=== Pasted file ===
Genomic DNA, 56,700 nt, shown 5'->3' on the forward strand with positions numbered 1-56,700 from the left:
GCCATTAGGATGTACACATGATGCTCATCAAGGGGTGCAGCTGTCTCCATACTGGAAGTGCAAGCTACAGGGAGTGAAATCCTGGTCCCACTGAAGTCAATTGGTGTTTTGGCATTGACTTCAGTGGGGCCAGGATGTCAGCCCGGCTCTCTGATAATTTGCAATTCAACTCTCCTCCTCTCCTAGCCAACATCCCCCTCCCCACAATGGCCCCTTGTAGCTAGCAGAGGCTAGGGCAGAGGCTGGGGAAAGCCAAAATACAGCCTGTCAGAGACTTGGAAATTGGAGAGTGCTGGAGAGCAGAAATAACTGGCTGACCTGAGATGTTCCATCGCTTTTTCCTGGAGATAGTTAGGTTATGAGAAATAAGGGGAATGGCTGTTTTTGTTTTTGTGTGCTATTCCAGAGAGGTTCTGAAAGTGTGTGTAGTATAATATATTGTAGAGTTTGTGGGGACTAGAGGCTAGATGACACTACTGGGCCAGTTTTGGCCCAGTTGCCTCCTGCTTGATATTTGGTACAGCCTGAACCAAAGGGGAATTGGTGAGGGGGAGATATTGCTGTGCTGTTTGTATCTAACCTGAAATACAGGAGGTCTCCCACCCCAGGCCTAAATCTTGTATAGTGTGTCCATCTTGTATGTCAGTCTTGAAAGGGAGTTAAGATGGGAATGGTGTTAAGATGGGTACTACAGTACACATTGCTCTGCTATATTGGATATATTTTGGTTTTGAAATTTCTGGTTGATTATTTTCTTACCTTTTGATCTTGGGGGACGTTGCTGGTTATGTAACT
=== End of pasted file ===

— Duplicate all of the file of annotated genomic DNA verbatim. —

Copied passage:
Genomic DNA, 56,700 nt, shown 5'->3' on the forward strand with positions numbered 1-56,700 from the left:
GCCATTAGGATGTACACATGATGCTCATCAAGGGGTGCAGCTGTCTCCATACTGGAAGTGCAAGCTACAGGGAGTGAAATCCTGGTCCCACTGAAGTCAATTGGTGTTTTGGCATTGACTTCAGTGGGGCCAGGATGTCAGCCCGGCTCTCTGATAATTTGCAATTCAACTCTCCTCCTCTCCTAGCCAACATCCCCCTCCCCACAATGGCCCCTTGTAGCTAGCAGAGGCTAGGGCAGAGGCTGGGGAAAGCCAAAATACAGCCTGTCAGAGACTTGGAAATTGGAGAGTGCTGGAGAGCAGAAATAACTGGCTGACCTGAGATGTTCCATCGCTTTTTCCTGGAGATAGTTAGGTTATGAGAAATAAGGGGAATGGCTGTTTTTGTTTTTGTGTGCTATTCCAGAGAGGTTCTGAAAGTGTGTGTAGTATAATATATTGTAGAGTTTGTGGGGACTAGAGGCTAGATGACACTACTGGGCCAGTTTTGGCCCAGTTGCCTCCTGCTTGATATTTGGTACAGCCTGAACCAAAGGGGAATTGGTGAGGGGGAGATATTGCTGTGCTGTTTGTATCTAACCTGAAATACAGGAGGTCTCCCACCCCAGGCCTAAATCTTGTATAGTGTGTCCATCTTGTATGTCAGTCTTGAAAGGGAGTTAAGATGGGAATGGTGTTAAGATGGGTACTACAGTACACATTGCTCTGCTATATTGGATATATTTTGGTTTTGAAATTTCTGGTTGATTATTTTCTTACCTTTTGATCTTGGGGGACGTTGCTGGTTATGTAACT